Top Ten Things They Never Taught Me in Design School
1. Talent is one-third of the success equation.
Talent is important in any profession, but it is no guarantee of success. Hard work and luck are equally important. Hard work means self-discipline and sacrifice. Luck means, among other things, access to power, whether it is social contacts or money or timing. In fact, if you are not very talented, you can still succeed by emphasizing the other two. If you think I am wrong, just look around.
2. 95 percent of any creative profession is shit work.
Only 5 percent is actually, in some simplistic way, fun. In school that is what you focus on; it is 100 percent fun. Tick-tock. In real life, most of the time there is paper work, drafting boring stuff, fact-checking, negotiating, selling, collecting money, paying taxes, and so forth. If you don’t learn to love the boring, aggravating, and stupid parts of your profession and perform them with diligence and care, you will never succeed.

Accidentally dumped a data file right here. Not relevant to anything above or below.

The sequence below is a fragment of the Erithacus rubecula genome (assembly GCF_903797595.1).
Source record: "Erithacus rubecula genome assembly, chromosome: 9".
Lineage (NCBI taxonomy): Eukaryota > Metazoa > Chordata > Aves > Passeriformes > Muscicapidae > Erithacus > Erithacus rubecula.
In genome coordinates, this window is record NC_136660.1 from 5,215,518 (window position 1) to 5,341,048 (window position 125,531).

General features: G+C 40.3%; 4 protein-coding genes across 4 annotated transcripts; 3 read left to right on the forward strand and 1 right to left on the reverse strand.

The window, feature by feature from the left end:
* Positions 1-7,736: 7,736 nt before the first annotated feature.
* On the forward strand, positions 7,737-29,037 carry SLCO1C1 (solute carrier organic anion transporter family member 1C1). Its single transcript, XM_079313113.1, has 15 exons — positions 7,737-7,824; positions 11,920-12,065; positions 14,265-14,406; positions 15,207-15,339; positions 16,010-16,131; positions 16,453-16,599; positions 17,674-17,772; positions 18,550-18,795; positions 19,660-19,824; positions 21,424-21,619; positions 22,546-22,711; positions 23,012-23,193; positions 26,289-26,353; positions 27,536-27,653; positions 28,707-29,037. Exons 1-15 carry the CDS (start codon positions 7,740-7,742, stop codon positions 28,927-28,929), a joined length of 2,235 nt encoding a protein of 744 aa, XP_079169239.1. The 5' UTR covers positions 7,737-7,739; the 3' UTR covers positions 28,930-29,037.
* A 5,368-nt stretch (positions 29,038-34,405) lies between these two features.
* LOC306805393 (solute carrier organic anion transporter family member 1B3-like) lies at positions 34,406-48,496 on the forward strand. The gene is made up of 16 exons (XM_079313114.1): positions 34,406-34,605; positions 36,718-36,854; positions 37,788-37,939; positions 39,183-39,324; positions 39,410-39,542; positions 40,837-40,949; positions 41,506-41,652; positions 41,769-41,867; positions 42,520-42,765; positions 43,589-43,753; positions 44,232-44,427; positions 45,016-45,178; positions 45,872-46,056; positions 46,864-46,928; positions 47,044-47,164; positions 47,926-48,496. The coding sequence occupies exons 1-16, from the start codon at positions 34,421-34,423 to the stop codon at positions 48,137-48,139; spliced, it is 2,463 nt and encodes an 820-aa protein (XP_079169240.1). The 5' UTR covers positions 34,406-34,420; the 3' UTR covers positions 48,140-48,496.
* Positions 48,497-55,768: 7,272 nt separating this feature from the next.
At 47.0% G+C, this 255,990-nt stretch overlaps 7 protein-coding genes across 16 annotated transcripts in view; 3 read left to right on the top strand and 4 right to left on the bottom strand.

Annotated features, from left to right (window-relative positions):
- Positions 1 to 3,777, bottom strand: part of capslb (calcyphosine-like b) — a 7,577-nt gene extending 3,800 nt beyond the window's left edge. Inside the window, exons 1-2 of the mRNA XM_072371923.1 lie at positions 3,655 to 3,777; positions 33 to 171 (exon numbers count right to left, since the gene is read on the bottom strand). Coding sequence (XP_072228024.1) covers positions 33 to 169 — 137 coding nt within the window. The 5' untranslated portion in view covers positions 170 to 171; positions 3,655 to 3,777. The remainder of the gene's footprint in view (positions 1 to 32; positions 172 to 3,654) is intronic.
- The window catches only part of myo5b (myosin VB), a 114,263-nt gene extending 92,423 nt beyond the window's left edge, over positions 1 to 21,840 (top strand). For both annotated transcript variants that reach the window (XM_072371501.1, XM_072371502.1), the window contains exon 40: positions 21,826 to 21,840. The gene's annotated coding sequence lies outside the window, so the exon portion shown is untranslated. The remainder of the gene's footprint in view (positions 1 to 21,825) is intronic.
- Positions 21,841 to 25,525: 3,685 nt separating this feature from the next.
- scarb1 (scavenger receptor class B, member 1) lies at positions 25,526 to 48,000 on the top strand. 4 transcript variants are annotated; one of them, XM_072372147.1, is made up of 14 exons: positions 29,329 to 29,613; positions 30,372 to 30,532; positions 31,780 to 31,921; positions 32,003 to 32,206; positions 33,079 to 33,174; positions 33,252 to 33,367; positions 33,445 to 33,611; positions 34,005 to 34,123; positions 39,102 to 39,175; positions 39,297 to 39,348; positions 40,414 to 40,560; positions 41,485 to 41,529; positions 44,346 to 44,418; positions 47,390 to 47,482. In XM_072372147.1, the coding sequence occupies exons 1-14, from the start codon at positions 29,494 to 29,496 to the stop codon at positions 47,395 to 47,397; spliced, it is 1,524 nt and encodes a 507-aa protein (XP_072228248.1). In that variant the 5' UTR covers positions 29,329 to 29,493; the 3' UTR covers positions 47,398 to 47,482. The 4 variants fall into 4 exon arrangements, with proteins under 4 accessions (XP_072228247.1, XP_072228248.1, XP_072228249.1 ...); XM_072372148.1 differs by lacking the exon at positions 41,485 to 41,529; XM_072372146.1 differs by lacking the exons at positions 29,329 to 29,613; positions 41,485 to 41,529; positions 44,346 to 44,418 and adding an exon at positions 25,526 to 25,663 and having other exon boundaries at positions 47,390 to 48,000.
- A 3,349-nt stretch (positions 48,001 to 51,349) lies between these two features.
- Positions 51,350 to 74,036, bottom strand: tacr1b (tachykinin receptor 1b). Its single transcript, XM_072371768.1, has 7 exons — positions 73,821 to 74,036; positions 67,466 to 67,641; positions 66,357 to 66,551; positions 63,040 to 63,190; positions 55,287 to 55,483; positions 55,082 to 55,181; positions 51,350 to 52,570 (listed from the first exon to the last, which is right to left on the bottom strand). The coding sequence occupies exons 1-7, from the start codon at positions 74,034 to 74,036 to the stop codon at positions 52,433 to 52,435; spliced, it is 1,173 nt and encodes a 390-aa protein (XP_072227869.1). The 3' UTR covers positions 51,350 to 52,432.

3. If everything is equally important, then nothing is very important.
You hear a lot about details, from “Don’t sweat the details” to “God is in the details.” Both are true, but with a very important explanation: hierarchy. You must decide what is important, and then attend to it first and foremost. Everything is important, yes. But not everything is equally important. A very successful real estate person taught me this. He told me, “Watch King Rat. You’ll get it.”
Read the rest at Design Observer.